In this context, the term "substantial evidence" means "more than a mere scintilla but less than a preponderance -- it is such relevant evidence that a reasonable mind might accept as adequate to support the conclusion." Moncada, 60 F.3d at 523; see also Drouin, 966 F.2d at 1257. When determining whether substantial evidence exists to support the Commissioner's decision, the Court examines the administrative record as a whole, considering adverse as well as supporting evidence. Drouin, 966 F.2d at 1257; Hammock v. Bowen, 879 F.2d 498, 501 (9th Cir. 1989). Where the evidence is susceptible to more than one rational interpretation, the Court must defer to the decision of the Commissioner. Moncada, 60 F.3d at 523; Andrews v. Shalala, 53 F.3d 1035, 1039-40 (9th Cir. 1995); Drouin, 966 F.2d at 1258.

IV. THE EVALUATION OF DISABILITY

Persons are "disabled" for purposes of receiving Social Security benefits if they are unable to engage in any substantial gainful activity owing to a physical or mental impairment that is expected to result in death or which has lasted or is expected to last for a continuous period of at least twelve months. 42 U.S.C. § 423(d)(1)(A); Drouin, 966 F.2d at 1257.

A. THE FIVE-STEP EVALUATION PROCESS

The Commissioner (or ALJ) follows a five-step sequential evaluation process in assessing whether a claimant is disabled. 20 C.F.R. §§ 404.1520, 416.920; Lester v. Chater, 81 F.3d 821, 828 n.5 (9th Cir. 1995, as amended April 9, 1996). In the first step, the Commissioner must determine whether the claimant is currently engaged in substantial gainful activity; if so, the claimant is not disabled and the claim is denied. Id. If the claimant is not currently engaged in substantial gainful activity, the second step requires the Commissioner to determine whether the claimant has a "severe" impairment or combination of impairments significantly limiting her ability to do basic work activities; if not, a finding of non-disability is made and the claim is denied. Id.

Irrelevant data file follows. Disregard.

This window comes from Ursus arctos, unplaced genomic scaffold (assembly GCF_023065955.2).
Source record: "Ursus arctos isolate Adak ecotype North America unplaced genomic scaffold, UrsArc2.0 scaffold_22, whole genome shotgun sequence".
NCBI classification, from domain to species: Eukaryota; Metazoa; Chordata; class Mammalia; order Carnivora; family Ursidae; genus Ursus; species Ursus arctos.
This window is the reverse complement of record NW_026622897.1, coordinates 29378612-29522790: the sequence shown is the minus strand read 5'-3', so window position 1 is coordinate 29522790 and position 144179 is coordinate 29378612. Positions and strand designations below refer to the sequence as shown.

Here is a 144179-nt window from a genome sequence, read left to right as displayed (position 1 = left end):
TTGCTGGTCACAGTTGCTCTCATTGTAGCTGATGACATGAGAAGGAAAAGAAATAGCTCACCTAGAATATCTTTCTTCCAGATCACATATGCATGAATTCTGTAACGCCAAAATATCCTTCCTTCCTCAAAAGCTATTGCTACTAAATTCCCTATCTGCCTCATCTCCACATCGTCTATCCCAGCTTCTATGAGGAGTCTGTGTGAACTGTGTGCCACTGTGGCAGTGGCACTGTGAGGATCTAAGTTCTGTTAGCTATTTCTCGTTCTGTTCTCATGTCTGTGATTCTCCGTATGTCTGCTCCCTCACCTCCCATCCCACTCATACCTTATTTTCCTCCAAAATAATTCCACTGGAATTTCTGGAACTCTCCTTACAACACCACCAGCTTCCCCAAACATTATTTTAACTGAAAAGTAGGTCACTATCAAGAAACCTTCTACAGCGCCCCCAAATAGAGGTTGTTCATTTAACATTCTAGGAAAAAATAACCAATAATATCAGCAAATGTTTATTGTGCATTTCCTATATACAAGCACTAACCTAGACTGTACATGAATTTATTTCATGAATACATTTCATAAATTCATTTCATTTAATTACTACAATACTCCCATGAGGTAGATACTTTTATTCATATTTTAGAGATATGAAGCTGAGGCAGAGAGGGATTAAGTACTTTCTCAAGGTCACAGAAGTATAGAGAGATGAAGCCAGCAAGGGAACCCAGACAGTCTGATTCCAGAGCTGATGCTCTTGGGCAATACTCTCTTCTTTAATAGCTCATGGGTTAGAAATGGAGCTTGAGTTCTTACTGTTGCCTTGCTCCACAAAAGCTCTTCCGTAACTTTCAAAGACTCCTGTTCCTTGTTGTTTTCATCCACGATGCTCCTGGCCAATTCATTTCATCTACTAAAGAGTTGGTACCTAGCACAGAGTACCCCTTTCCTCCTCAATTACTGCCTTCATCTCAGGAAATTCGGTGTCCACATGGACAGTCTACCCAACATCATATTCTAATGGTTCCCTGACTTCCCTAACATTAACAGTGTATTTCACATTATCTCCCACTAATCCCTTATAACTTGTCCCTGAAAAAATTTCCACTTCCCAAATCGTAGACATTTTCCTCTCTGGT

If the claimant has a "severe" impairment or combination of impairments, the third step requires the Commissioner to determine whether the impairment or combination of impairments meets or equals an impairment in the Listing of Impairments ("Listing") set forth at 20 C.F.R., Part 404, Subpart P, Appendix 1; if so, disability is conclusively presumed and benefits are awarded. Id. If the claimant's impairment or combination of impairments does not meet or equal an impairment in the Listing, the fourth step requires the Commissioner to determine whether the claimant has sufficient "residual functional capacity" to perform her past work; if so, the claimant is not disabled and the claim is denied. Id. The claimant has the burden of proving that she is unable to perform past relevant work. Drouin, 966 F.2d at 1257. If the claimant meets this burden, a prima facie case of disability is established. The Commissioner then bears the burden of establishing that the claimant is not disabled, because she can perform other substantial gainful work available in the national economy. The determination of this issue comprises the fifth and final step in the sequential analysis. 20 C.F.R. §§ 404.1520, 416.920; Lester, 81 F.3d at 828 n.5; Drouin, 966 F.2d at 1257.